World News

Swedish economy seen shrinking 4% in 2020 as pandemic hits

STOCKHOLM (Reuters) – Sweden’s economy is seen shrinking 4% this year the coronavirus outbreak hits supply and demand, a plunge rivaling that experienced during the global financial crisis more than a decade ago, Finance Minister Magdalena Andersson said on Tuesday.

The government has introduced a raft of measures, including subsidies for shorter working hours, tax rebates, loan guarantees and easier rules for claiming benefits, to soften the blow from the virus outbreak. Still, Andersson warned there were tough times ahead.

“We see growth falling and unemployment rising in a way we have not seen since the financial crisis,” she told reporters.

“This economic crisis is going to affect us all.”

The downturn this year is expected to be nearly as deep as during the global financial crisis in 2009 when Sweden’s economy shrank 4.2%, the biggest decline in more than 50 years.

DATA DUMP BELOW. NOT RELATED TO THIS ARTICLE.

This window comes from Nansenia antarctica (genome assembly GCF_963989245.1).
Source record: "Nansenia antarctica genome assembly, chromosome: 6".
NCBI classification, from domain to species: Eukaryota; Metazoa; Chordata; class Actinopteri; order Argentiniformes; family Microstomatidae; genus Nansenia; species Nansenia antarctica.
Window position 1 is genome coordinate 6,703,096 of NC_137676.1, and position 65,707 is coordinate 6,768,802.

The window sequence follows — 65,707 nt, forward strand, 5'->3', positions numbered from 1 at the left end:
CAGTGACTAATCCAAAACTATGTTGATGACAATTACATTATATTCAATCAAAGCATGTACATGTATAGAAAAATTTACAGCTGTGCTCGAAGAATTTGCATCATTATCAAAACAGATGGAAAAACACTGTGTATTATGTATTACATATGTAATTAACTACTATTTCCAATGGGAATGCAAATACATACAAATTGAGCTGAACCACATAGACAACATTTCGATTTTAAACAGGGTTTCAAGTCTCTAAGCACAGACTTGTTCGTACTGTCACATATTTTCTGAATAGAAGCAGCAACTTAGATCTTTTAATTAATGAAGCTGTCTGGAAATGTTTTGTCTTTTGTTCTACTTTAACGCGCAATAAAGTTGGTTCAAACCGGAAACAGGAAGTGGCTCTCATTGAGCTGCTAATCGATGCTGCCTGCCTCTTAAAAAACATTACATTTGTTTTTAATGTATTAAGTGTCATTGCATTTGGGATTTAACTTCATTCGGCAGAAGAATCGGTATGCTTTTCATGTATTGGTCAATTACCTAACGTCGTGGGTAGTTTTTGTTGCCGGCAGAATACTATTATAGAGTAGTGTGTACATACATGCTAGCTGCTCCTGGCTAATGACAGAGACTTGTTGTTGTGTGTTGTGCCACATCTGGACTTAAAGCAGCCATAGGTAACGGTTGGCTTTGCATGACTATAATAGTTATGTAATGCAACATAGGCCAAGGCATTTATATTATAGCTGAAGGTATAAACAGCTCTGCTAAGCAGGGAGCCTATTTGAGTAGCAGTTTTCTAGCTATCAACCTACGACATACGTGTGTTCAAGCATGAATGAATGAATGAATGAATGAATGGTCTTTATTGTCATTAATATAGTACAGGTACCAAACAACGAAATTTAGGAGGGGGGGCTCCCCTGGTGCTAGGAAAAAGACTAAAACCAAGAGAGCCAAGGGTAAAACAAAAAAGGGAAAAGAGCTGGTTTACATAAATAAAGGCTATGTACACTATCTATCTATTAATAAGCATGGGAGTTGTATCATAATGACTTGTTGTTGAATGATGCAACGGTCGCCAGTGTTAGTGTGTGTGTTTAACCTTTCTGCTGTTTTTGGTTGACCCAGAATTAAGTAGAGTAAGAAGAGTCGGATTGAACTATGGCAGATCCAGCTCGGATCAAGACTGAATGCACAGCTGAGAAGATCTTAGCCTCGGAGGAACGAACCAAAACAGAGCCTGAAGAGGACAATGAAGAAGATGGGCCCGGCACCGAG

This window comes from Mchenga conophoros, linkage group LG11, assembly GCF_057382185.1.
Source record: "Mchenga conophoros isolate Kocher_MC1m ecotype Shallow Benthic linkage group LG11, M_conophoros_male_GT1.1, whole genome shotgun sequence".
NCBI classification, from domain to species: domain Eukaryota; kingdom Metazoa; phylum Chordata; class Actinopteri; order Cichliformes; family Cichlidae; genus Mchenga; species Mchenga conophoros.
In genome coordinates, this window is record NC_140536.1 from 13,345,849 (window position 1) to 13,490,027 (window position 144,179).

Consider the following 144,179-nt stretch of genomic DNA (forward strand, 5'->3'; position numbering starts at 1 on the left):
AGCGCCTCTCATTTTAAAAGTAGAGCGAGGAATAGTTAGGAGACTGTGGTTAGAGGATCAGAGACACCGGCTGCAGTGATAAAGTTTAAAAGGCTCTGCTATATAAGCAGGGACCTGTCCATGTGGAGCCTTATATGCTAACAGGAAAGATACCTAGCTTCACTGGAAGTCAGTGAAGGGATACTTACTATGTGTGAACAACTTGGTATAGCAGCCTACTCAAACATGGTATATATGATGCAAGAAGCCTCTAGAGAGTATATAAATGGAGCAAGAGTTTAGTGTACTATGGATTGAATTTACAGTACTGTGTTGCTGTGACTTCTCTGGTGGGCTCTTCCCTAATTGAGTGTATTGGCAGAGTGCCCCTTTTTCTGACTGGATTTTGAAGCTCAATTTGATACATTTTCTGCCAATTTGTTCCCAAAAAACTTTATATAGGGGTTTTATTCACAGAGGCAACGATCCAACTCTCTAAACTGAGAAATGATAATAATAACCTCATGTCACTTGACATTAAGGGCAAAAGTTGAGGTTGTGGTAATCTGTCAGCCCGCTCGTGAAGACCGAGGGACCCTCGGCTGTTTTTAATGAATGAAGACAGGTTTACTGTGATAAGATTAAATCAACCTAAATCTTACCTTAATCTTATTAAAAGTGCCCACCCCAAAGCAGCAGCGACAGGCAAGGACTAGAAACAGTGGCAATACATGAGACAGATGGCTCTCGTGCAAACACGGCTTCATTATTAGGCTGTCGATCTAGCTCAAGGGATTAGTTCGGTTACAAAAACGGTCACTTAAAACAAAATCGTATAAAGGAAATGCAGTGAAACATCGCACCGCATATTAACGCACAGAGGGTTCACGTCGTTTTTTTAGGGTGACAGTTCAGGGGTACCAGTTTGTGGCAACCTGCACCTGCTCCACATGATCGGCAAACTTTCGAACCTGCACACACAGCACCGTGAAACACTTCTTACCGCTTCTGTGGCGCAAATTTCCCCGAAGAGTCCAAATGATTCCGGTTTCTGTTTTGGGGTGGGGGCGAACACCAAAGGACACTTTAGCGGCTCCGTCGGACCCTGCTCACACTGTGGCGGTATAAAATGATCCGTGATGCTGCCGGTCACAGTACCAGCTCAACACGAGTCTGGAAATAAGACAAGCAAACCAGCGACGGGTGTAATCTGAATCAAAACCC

Andersson, however, held out hope for a quicker rebound, forecasting growth of 3.5% percent in 2021. “We see a recovery in the economy in the second half of this year,” she said, adding that developments were very uncertain.

Businesses from restaurants to manufacturers like truck-maker Volvo <VOLVb.ST> have shut down and temporarily sent staff home as a result of the effects of the coronavirus, and many are expected to be laid off permanently.

A record 36,800 people were handed their notice in March, more than 10 times the number from the same month last year.

The government has offered loans and guarantees and expects to increase expenditure by around 84 billion Swedish crowns ($8.35 billion) this year.

At the same time, the central bank has poured money into the financial system, offering 500 billion Swedish crowns in loans to companies via banks and boosting its purchases of securities by 300 billion crowns.

Banking group Swedbank said recently it expected the economy to contract 4% this year. SEB’s forecast was for a 2.7% contraction.

(Reporting by Simon Johnson, additional reporting by Johan Ahlander, Johannes Hellstrom; editing by Niklas Pollard)